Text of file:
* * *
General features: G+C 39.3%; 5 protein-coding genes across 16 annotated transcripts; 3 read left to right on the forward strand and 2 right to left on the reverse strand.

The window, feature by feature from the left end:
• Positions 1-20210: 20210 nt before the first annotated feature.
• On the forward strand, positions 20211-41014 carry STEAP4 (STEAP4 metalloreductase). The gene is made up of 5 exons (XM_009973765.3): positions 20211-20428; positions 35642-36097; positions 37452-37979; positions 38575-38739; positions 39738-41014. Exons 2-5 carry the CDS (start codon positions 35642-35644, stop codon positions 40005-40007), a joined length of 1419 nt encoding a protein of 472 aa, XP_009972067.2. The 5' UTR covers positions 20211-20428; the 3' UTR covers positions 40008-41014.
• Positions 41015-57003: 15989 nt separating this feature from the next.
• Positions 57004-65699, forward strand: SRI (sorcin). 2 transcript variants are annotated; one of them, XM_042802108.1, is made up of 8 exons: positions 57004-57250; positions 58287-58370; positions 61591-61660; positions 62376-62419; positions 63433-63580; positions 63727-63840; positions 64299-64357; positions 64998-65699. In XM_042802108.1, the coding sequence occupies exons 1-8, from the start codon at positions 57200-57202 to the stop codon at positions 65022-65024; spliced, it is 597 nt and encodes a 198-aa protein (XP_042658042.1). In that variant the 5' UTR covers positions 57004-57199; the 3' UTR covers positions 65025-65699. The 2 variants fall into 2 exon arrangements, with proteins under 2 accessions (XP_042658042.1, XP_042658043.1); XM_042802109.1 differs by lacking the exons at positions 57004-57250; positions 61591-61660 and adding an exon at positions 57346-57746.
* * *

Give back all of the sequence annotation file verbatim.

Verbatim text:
General features: G+C 39.3%; 5 protein-coding genes across 16 annotated transcripts; 3 read left to right on the forward strand and 2 right to left on the reverse strand.

The window, feature by feature from the left end:
• Positions 1-20210: 20210 nt before the first annotated feature.
• On the forward strand, positions 20211-41014 carry STEAP4 (STEAP4 metalloreductase). The gene is made up of 5 exons (XM_009973765.3): positions 20211-20428; positions 35642-36097; positions 37452-37979; positions 38575-38739; positions 39738-41014. Exons 2-5 carry the CDS (start codon positions 35642-35644, stop codon positions 40005-40007), a joined length of 1419 nt encoding a protein of 472 aa, XP_009972067.2. The 5' UTR covers positions 20211-20428; the 3' UTR covers positions 40008-41014.
• Positions 41015-57003: 15989 nt separating this feature from the next.
• Positions 57004-65699, forward strand: SRI (sorcin). 2 transcript variants are annotated; one of them, XM_042802108.1, is made up of 8 exons: positions 57004-57250; positions 58287-58370; positions 61591-61660; positions 62376-62419; positions 63433-63580; positions 63727-63840; positions 64299-64357; positions 64998-65699. In XM_042802108.1, the coding sequence occupies exons 1-8, from the start codon at positions 57200-57202 to the stop codon at positions 65022-65024; spliced, it is 597 nt and encodes a 198-aa protein (XP_042658042.1). In that variant the 5' UTR covers positions 57004-57199; the 3' UTR covers positions 65025-65699. The 2 variants fall into 2 exon arrangements, with proteins under 2 accessions (XP_042658042.1, XP_042658043.1); XM_042802109.1 differs by lacking the exons at positions 57004-57250; positions 61591-61660 and adding an exon at positions 57346-57746.